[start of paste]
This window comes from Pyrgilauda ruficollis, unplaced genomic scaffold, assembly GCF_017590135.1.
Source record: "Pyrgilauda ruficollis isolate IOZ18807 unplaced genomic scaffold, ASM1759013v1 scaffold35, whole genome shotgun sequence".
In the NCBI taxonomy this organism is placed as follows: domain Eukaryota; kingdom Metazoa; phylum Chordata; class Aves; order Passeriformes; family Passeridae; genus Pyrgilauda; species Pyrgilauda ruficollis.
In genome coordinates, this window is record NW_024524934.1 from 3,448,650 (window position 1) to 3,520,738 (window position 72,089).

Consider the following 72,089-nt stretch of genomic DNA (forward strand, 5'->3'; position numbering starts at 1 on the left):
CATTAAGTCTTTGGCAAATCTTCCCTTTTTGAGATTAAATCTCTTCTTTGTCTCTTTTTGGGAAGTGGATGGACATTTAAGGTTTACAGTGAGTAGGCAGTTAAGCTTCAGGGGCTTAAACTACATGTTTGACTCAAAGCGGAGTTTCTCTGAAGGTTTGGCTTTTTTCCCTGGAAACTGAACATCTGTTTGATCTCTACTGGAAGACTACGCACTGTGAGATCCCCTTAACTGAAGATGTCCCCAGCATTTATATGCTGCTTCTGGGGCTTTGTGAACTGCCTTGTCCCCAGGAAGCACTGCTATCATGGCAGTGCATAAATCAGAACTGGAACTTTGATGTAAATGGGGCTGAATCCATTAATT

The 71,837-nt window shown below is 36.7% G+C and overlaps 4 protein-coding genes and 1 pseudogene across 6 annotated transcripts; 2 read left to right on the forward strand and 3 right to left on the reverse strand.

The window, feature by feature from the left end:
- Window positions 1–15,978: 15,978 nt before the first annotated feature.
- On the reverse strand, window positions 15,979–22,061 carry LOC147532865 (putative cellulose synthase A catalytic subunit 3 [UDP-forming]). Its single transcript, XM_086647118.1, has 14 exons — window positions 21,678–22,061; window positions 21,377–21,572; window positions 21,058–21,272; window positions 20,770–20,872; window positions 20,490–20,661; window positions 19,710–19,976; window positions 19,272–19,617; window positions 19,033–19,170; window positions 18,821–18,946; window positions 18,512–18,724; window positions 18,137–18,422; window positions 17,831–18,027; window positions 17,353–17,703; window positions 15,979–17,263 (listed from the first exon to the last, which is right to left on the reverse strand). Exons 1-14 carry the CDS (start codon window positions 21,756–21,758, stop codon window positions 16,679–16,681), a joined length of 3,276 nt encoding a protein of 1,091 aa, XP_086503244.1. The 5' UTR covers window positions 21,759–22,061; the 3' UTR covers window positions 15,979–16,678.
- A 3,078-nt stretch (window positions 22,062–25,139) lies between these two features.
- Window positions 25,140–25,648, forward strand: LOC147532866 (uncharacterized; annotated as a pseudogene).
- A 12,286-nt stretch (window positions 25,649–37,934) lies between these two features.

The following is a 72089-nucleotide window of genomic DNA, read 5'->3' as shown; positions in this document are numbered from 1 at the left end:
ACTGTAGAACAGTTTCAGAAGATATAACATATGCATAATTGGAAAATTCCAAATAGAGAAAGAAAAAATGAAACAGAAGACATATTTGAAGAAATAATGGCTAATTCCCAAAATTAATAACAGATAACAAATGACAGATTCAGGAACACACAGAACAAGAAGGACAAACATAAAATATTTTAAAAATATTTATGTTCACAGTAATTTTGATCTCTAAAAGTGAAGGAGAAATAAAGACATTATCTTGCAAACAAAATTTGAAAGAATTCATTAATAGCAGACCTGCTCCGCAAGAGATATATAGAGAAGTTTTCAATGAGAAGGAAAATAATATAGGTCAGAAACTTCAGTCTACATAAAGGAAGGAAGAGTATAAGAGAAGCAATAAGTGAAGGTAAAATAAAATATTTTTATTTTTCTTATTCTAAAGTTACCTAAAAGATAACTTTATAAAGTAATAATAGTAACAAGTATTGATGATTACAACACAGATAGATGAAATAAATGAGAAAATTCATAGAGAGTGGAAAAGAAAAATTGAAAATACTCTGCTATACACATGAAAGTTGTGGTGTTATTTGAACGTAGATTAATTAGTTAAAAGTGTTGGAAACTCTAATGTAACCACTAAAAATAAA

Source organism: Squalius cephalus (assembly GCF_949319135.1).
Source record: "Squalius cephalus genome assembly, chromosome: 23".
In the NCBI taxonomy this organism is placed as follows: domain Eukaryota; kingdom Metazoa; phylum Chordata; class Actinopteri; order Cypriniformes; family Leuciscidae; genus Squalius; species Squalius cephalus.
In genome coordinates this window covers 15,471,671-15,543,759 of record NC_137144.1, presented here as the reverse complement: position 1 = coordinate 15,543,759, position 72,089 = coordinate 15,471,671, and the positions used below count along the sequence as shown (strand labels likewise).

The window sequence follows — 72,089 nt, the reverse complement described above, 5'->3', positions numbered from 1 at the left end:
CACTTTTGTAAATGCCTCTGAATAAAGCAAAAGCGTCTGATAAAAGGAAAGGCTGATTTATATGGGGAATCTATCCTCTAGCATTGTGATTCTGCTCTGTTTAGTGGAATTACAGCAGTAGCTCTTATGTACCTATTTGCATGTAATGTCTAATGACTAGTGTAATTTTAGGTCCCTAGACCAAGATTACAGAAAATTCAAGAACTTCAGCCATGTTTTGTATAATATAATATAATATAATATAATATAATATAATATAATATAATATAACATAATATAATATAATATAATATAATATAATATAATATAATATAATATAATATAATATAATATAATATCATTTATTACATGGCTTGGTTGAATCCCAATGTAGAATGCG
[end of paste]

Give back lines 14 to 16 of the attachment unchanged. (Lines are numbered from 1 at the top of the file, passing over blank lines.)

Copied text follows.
The following is a 72089-nucleotide window of genomic DNA, read 5'->3' as shown; positions in this document are numbered from 1 at the left end:
ACTGTAGAACAGTTTCAGAAGATATAACATATGCATAATTGGAAAATTCCAAATAGAGAAAGAAAAAATGAAACAGAAGACATATTTGAAGAAATAATGGCTAATTCCCAAAATTAATAACAGATAACAAATGACAGATTCAGGAACACACAGAACAAGAAGGACAAACATAAAATATTTTAAAAATATTTATGTTCACAGTAATTTTGATCTCTAAAAGTGAAGGAGAAATAAAGACATTATCTTGCAAACAAAATTTGAAAGAATTCATTAATAGCAGACCTGCTCCGCAAGAGATATATAGAGAAGTTTTCAATGAGAAGGAAAATAATATAGGTCAGAAACTTCAGTCTACATAAAGGAAGGAAGAGTATAAGAGAAGCAATAAGTGAAGGTAAAATAAAATATTTTTATTTTTCTTATTCTAAAGTTACCTAAAAGATAACTTTATAAAGTAATAATAGTAACAAGTATTGATGATTACAACACAGATAGATGAAATAAATGAGAAAATTCATAGAGAGTGGAAAAGAAAAATTGAAAATACTCTGCTATACACATGAAAGTTGTGGTGTTATTTGAACGTAGATTAATTAGTTAAAAGTGTTGGAAACTCTAATGTAACCACTAAAAATAAA

Source organism: Squalius cephalus (assembly GCF_949319135.1).